To examine the impact of oxide and oxide alternative processes on signal loss in commercial RF applications.
Stripline conductors were formed using traditional oxide, oxide dissolution/reduction, and oxide alternative processes. Conductor geometry was measured and surface topography was characterized. Effective dielectric constants and characteristic impedance for each system was determined. Finally, line loss for each treatment and rework condition was charted to nearly 20 GHz. Electrical measurements were performed by taking S‐parameter measurements through 20 GHz using an agilent vector network analyzer (VNA).
The methods employed were sufficient to statistically characterize the increased loss associated with thick oxides and high‐microetch oxide alternatives. Lower etch oxide alternatives yielded benefits for signal integrity. Of importance, rework procedures gave unacceptable increases in line loss. Overall, however, the loss due to innerlayer bonding processes was not of sufficient magnitude to elevate oxides as a primary contributor to conductor loss. For the relative simple, high production system employing epoxy substrate, oxide loss was found to be far less than substrate effects, imaging quality, and foil treatment.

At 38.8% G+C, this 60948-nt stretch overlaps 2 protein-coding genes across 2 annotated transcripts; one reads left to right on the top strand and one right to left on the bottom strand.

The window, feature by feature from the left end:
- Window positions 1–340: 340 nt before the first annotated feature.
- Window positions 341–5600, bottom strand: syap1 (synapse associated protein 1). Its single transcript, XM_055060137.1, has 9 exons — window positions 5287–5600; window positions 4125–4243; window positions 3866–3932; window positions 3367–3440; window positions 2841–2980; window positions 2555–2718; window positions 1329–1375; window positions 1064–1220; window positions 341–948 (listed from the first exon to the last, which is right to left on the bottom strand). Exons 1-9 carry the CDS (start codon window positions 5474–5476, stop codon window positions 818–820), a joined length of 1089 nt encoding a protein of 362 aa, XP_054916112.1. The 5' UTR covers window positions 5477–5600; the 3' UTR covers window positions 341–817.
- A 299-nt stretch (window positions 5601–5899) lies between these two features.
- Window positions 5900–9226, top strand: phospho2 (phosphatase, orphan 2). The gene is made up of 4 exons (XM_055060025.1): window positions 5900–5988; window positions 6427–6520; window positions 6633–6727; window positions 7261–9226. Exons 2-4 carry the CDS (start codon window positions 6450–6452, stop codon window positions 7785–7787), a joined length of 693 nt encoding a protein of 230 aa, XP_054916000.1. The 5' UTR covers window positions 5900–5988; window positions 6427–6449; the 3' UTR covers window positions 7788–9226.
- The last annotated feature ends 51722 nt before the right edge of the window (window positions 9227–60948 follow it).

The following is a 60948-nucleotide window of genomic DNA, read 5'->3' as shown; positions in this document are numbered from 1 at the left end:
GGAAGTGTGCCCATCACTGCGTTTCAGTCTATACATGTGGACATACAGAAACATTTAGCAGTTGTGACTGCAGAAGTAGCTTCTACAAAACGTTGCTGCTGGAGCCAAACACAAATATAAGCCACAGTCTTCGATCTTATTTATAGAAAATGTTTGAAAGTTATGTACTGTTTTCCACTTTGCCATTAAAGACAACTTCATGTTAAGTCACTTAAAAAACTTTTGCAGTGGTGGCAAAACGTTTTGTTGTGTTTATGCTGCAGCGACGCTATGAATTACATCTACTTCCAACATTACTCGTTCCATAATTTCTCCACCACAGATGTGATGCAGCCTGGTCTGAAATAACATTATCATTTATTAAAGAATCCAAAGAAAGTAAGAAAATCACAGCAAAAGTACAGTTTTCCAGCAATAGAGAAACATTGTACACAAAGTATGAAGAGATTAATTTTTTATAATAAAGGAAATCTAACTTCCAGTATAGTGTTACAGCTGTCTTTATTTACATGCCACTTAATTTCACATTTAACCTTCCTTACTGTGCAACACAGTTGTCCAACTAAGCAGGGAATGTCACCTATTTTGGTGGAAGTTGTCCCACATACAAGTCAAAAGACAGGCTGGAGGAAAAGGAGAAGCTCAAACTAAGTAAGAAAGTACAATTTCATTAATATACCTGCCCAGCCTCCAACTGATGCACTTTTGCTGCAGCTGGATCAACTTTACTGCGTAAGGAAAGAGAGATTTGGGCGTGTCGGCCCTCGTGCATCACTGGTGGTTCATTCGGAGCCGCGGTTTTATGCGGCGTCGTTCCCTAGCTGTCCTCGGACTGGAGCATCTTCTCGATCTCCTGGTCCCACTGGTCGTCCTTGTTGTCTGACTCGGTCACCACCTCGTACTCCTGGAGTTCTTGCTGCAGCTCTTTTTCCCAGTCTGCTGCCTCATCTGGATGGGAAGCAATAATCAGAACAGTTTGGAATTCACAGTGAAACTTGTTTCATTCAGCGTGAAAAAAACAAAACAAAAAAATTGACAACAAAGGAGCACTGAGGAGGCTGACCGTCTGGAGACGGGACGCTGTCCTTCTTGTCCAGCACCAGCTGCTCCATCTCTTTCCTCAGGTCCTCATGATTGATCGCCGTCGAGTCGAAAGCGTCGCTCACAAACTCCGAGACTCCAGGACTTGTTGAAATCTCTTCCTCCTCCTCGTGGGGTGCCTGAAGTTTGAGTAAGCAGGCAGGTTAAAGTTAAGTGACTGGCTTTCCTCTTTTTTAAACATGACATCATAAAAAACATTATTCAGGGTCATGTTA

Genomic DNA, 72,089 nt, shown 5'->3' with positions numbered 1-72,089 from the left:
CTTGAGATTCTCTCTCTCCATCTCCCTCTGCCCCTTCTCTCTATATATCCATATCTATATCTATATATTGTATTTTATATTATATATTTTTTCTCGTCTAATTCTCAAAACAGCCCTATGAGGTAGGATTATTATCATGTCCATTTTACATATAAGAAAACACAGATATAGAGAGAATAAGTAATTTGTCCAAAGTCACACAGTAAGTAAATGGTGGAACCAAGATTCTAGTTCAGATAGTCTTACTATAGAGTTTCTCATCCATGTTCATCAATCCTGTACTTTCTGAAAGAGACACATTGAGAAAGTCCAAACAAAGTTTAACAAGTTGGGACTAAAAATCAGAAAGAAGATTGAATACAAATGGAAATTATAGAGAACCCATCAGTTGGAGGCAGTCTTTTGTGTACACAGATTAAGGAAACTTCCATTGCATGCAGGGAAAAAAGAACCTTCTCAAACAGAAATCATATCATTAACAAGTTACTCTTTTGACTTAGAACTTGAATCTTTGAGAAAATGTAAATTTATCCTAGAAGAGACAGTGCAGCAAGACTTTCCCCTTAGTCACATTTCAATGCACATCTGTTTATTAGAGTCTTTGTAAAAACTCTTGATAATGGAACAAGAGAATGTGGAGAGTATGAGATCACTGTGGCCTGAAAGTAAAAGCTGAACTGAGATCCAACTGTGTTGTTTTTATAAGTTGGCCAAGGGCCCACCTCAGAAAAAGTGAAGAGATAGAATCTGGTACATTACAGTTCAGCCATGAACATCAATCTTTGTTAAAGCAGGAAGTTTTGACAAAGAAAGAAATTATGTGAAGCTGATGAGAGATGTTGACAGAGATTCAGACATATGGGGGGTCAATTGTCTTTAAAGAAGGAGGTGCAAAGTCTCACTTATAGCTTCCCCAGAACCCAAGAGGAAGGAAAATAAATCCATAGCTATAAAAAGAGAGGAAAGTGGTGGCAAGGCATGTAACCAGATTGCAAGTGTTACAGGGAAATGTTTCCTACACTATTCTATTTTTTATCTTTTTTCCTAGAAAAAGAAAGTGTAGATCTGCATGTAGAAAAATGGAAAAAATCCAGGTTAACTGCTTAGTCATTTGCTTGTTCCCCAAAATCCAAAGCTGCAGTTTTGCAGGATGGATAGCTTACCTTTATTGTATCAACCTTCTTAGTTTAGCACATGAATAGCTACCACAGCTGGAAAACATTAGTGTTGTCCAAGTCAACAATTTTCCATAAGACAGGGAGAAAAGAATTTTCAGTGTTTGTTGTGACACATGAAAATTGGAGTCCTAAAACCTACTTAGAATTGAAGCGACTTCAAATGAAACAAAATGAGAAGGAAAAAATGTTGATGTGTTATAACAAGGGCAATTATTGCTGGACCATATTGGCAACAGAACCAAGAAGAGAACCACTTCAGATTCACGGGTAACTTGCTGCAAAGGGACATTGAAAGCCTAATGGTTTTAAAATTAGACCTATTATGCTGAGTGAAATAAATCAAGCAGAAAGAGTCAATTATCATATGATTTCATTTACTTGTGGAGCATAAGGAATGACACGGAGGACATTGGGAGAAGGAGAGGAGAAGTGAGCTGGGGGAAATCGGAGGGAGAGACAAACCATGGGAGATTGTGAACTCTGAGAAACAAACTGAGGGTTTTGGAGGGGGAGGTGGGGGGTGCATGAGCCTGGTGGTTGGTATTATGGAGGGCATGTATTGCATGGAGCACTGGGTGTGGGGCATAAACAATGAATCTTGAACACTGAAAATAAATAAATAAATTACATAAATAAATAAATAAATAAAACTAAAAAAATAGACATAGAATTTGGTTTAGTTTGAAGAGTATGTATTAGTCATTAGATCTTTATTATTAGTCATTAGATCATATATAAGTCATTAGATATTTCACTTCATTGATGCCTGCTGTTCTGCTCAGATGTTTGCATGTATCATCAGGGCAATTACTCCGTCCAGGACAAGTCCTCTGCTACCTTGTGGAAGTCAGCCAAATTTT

Electrical engineers and printed circuit board (PCB) designers strive to focus their efforts on improving the PCB processes leading to maximum conductor loss in the electronic system. This work shows that oxide treatments are not a primary factor in affecting loss. Significant improvements in signal integrity may be achieved, however, with the use of low‐etch oxide alternatives and with restrictions on oxide rework. In addition, this paper allowed for new interpretations of VNA data for better modeling of PCB system data using non‐classical analysis.
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